JLR Scandal – An Update, by Philip Porter
Perhaps the most important development since our last update regarding all the copyright issues, that JLR appears to think more important than their good name, is that bailiffs have been instructed to collect 508,000 Euros (£440,000) from the Magnussons who have had to pay over this enormous sum which is JLR’s costs in the court case they won in Sweden regarding the building of a C-type replica.
Karl Magnussons reports, ‘The payment has been possible due to the fantastic global support. It is also important to understand that further support is very important due to the appeal process cost.’ The Magnussons appeal is now formally approved and will be in court at the earliest next spring. ‘And again, thanks to global support and even JLR statements, more important facts have strengthened the case for us.’
It is interesting how many specialist lawyers have approached me – including people I have never met or heard of – to give advice. Lawyer friends have also asked other lawyers, who are specialists in copyright law, to assist free of charge. Why are they bothered? What motivates them? Because they, like so many of us, are utterly outraged by the behaviour of the JLR Legal Team.
We are now many months into this saga and still not one person in the world has uttered a syllable of support in favour of JLR’s actions. NOT ONE.
It is worth noting that one specialist has suggested that all suppliers of parts and services to JLR Classic, without whom they could not build their own replicas, should cease supplying them. The argument goes that if the JLR Legal Team put all replica manufacturers out of business, the suppliers will have no more orders from such companies and may themselves go out of business, or be put out of business by legal threats. It is suggested that JLR Classic, without all these suppliers of parts and services, could not survive.
An article about this unfortunate saga appeared in the May 16 copy of The Sunday Times. It certainly did the cause no harm and showed JLR in a poor light but was not as damning as we might have hoped.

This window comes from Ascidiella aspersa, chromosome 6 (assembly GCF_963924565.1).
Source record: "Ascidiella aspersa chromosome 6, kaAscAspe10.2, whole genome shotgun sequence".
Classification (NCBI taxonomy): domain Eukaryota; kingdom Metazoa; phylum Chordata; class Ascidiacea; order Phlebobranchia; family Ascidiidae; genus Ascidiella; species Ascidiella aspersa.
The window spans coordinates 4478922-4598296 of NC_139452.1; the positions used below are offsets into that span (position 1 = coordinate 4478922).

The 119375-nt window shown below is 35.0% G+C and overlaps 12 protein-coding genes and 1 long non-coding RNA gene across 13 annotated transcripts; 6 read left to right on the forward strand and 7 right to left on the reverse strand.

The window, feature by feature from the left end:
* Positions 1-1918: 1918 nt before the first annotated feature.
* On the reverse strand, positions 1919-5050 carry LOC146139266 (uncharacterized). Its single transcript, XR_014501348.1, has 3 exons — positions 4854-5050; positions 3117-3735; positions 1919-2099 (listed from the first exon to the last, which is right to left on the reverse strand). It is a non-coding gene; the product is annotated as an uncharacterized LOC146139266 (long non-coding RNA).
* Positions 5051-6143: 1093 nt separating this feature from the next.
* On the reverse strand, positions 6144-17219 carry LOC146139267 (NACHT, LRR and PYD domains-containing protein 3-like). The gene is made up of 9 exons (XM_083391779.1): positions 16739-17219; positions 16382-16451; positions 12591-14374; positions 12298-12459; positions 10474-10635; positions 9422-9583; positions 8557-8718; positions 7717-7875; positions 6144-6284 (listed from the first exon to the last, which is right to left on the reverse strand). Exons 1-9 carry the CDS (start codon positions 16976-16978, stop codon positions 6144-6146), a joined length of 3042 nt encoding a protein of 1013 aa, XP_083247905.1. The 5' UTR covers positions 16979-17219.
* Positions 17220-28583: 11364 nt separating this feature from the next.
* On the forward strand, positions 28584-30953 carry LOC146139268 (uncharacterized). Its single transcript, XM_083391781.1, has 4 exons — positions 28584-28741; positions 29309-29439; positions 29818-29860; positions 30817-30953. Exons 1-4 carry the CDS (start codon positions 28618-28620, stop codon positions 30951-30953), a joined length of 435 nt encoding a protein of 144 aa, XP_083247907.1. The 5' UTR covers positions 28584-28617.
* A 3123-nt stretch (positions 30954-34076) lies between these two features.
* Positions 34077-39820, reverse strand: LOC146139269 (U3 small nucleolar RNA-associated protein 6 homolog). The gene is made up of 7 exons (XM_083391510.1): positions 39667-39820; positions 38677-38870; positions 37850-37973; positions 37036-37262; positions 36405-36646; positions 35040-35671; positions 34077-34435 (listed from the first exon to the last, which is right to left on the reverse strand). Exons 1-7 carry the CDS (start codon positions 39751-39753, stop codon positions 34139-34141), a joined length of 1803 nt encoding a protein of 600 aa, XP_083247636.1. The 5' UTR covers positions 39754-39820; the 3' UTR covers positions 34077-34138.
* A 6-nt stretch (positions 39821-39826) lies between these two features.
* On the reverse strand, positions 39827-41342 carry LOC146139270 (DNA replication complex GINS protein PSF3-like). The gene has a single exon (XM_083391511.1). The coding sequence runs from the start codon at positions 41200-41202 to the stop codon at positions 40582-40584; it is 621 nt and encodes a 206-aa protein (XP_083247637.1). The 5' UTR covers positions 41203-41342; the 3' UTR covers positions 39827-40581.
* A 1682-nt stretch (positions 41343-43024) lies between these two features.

You may recall that I reported a month ago that the JLR Legal Team will not allow me to sell photographs of 9600 HP, my own car, without first obtaining a licence and paying a royalty. I think this is scandalous and very newsworthy – no-one can sell a photograph of their own Jaguar or Land-Rover without permission and payment.
No-one within the Legal Team or PR department has replied to my reaction – sent on March 30, in reply to their ruling of the same date. The attached letter, setting out the terms with which I had to comply, was marked PRIVATE AND CONFIDENTIAL. Our lawyer friends advise me I can ignore this. I responded:
Thank you for your reply.
This is most interesting: JLR will charge me to sell photographs of my own car.
I see this letter is marked PRIVATE AND CONFIDENTIAL. Can you kindly justify this stipulation? And please do not make me wait another three-and-half weeks for your answer.
Why the need for secrecy? What do JLR have to fear from openness and honesty? I am very keen to share this with the media.
Jaguar and Land-Rover enthusiasts worldwide need to be aware they cannot sell photographs of their own car. How can you object to me informing such people of your decision upon this?
Does this principle extend to photographers selling photographs of Jaguars and Land-Rovers to publications?
Kindly reply by return.
This was sent to Holly Lewsey (JLR Legal Team), Dan Pink (Director JLR Classic), Chris Thorp (I am informed the PR department reports to him) and Ken McConomy (long-term PR Manager with whom I have always got on very well). No-one has had the courtesy or professionalism to reply. This reminds me of a memo sent by Sir William Lyons, no less, to all senior people in Jaguar in July 1968.
This whole subject that includes the JLR treatment of the replica industry, of artists and others is so complex I have decided it is worthy of an eBook. This will include the Magnusson court transcript in which, for example, Amanda Beaton, who heads up the Legal Team, states that Jaguar did not sell competition cars, only road cars. ‘Because we, as in Jaguar Cars, at that time sold vehicles to individuals for use on the road, not as race competition vehicles.’
Meanwhile, here are some additional comments and fascinating photographs, provided by Jaguar enthusiast and XK 140, Mk VIII owner Mats Rexon, of sports cars that predated the C-type and had headlights behind translucent covers.
‘It can also be noted,’ states Mats, ‘that the original Saab prototype of 1946 featured faired-in headlamps almost identical to the C-type. From very early on, Saab gave its cars an aerodynamic shape – perhaps something an aerodynamicist such as Malcolm Sayer was aware of? The C-type was probably also inspired by similar front and lamps as in the 1948 Fiat by Roselli and the 1938 Fiat 500A barchetta by Colli. When it comes to the C-type side and faired-in headlamps, there was an almost identical forerunner in the 1950 Talbot Lago T26 Grand Sport Barchetta by Motto. Any statements about the C-type being unique and a trendsetter are simply not true.’
Above: original Saab prototype of 1946
Above: 1948 Fiat by Roselli 1100 Sport
Above: 1950 Talbot Lago T26 Grand Sport Barchetta by Motto
Above: 1938 Fiat 500A Barchetta
Above: This letter, written by our old friend the late-Bob Berry, makes interesting reading. How fascinating to learn manufacturers had to produce a catalogue to prove the competition models were on sale.
Other articles by Philip Porter